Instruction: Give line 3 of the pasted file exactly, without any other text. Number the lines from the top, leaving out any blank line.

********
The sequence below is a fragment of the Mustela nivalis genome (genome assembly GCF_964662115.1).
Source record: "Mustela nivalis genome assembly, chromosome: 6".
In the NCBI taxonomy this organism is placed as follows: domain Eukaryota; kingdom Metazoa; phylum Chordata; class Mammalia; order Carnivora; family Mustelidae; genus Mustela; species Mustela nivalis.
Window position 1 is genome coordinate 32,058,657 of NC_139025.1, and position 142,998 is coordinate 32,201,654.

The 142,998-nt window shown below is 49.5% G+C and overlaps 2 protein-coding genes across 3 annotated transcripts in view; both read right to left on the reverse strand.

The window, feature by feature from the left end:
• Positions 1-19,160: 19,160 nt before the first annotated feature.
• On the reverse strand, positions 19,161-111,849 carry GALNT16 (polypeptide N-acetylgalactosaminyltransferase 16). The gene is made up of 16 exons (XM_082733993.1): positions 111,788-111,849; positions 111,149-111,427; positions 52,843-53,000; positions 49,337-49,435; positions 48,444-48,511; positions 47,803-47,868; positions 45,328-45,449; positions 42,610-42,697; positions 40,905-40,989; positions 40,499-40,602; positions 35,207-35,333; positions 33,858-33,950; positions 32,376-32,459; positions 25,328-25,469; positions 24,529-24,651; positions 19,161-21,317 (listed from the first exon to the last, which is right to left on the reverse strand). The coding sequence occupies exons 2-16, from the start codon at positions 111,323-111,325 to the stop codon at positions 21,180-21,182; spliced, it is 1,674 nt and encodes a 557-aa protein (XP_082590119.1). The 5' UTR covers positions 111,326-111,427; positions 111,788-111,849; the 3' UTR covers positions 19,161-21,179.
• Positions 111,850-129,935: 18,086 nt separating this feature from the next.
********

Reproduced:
In the NCBI taxonomy this organism is placed as follows: domain Eukaryota; kingdom Metazoa; phylum Chordata; class Mammalia; order Carnivora; family Mustelidae; genus Mustela; species Mustela nivalis.